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A Novelist with a Camera


We all know that photography, at its root, is writing with light. But most of us, particularly on the documentary side, do not take this too seriously–photography is a recording strategy (in its simplest form, “F-8 and be there”), not a writing one. But Tim Hetherington had a different approach.

As Sophie Gilbert recounts an early professional experience of Tim’s in the Washingtonian: “He worked as a photographer at the Independent, but grew frustrated when he showed a digital piece to an editor, who couldn’t understand why Hetherington was pitching video to a newspaper. ‘What I learned from that is that if you’re five years ahead of the curve, it’s no good,’ Hetherington said. ‘I had to wait for technology to catch up.’”

With a background in literature, he borrowed from other traditions to experiment with newer forms. Rather than simply record, he made imagery of superimposed ideas (see Sleeping Soldiers, for example), overlapping physical and psychological spaces (see Diary), and segmented temporalities (see House of Pain). He was more of a visual novelist than a visual journalist in his post-photographic stance; more interested in poetics than simply the facts (although he respected them greatly, taking time off to become a researcher at the United Nations); a hybrid of level-headed, reliable witness and semi-apocalyptic romantic. Looking at his experimental video, Diary, created after ten years of covering conflict, I was reminded most of James Joyce’s Ulysses and its experiential, edgy, hallucinatory, insinuating stream-of-conscious chronicling of the life of Leopold Bloom.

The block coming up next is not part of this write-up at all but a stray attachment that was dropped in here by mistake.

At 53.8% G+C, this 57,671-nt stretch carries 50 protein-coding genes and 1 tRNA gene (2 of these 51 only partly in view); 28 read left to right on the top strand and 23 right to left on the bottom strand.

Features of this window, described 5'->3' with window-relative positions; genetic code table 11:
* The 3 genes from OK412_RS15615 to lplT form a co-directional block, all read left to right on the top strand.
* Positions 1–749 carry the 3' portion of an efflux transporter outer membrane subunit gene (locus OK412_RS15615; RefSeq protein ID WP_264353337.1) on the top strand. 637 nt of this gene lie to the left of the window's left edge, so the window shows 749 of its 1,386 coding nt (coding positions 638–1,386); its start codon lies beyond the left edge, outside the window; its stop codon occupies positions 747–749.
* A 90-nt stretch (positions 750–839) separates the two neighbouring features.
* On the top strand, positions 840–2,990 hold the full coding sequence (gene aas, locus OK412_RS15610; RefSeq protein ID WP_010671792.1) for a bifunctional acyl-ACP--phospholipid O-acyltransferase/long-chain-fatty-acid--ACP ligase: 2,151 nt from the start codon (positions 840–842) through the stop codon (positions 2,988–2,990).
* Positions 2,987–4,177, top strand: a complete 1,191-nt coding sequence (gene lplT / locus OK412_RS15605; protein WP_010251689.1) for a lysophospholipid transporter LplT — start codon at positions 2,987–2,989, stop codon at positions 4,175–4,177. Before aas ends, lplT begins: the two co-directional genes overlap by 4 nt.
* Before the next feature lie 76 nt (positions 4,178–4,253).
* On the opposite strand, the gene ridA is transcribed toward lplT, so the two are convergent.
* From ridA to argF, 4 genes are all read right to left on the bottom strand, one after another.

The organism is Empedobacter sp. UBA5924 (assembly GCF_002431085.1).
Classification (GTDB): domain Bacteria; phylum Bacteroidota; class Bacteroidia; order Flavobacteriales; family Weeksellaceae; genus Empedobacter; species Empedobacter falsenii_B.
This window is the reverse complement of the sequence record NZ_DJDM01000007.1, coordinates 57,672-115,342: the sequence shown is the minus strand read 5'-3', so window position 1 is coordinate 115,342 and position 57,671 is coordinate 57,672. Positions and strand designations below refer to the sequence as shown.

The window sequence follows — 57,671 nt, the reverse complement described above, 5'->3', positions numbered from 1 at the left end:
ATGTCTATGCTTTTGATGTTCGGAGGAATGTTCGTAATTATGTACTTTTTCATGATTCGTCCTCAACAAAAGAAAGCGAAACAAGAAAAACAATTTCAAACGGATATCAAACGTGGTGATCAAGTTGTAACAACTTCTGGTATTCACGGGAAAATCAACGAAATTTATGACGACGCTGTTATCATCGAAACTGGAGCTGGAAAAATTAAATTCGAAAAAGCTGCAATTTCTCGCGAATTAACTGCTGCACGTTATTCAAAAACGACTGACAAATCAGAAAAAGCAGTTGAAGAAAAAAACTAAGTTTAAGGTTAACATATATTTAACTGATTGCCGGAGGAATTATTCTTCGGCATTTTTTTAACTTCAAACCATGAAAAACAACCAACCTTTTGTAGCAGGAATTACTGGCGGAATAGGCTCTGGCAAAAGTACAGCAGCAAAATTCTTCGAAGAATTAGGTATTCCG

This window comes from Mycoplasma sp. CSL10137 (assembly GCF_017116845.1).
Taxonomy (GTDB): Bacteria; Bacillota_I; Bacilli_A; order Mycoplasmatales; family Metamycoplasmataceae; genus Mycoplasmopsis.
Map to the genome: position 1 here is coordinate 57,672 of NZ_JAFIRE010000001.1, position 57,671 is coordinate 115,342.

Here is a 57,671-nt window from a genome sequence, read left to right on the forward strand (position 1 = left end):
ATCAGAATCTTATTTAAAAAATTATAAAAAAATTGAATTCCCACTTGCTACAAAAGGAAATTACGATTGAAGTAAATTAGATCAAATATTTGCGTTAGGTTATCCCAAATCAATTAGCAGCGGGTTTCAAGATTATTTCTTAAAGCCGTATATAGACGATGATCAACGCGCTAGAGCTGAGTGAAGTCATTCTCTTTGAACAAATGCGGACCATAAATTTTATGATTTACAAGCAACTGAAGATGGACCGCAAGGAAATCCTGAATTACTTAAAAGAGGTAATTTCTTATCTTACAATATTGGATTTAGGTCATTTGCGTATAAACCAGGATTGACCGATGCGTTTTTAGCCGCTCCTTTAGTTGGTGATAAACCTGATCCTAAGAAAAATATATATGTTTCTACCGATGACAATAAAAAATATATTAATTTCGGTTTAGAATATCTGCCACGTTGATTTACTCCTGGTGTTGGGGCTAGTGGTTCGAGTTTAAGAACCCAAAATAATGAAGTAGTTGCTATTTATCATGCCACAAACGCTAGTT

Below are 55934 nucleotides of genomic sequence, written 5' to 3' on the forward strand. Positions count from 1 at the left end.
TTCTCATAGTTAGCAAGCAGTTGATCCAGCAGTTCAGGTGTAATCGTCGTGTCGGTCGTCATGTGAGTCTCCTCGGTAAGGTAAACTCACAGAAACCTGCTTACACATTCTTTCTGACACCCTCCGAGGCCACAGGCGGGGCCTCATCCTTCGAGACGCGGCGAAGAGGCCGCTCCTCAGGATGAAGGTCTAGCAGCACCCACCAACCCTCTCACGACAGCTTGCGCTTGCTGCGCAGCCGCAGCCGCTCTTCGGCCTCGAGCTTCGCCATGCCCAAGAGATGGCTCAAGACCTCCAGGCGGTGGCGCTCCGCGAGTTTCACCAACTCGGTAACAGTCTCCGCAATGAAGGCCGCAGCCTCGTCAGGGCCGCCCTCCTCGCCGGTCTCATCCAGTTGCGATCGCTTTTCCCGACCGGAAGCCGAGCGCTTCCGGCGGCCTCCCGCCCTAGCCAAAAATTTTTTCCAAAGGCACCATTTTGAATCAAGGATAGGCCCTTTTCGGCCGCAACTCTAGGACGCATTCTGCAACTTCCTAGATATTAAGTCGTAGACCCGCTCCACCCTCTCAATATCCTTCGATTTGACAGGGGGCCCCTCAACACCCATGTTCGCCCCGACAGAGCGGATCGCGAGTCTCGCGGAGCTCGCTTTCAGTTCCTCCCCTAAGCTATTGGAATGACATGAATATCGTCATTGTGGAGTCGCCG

Like Joyce, Tim also had to create a new vocabulary in order to get at experiences that are more subliminal, that occur between sentences and outside frames. They both were inspired by previous authors (one of Tim’s inspirations apparently was Chris Marker; Joyce referenced Homer’s Odyssey). Both Tim and Joyce were concerned with politics and religion, the struggle of contemporary men and women to make their way in contemporary society, to be idealistic or at least civil in the midst of chaos, to acknowledge the turbulence within.

Tim was covering the struggle in Libya when he died, but he was also covering the struggle of all of us in a world much harsher than our media or governments would usually admit. He was also creating new strategies of story-telling that transcend not only photography but most forms of visual journalism itself (see Restrepo). How many witnesses in the history of the world have given their lives, between assignments, while working on a multimedia project covering war in a foreign country?

Just as we are gingerly entering a new era of hybridized media and calling it “visual journalism,” cautiously proud of our ability to finally move beyond confining categories such as “photographer” or “videographer,” Tim was already somewhere else, creating a more fluid, diverse imagistic tapestry that described not only the events on the ground but also evoked the distorting prisms of our dreams and nightmares, even if we usually prefer to repress them.

He died pointing his camera at violence, articulating a haunting poetics of life in its extremes. And, as in Joyce’s ending to his novel, all that the rest of us in Tim’s wake can respond, affirming what he lived for, is both quite simple and overwhelming. In Molly Bloom’s words: “yes I said yes I will Yes.”

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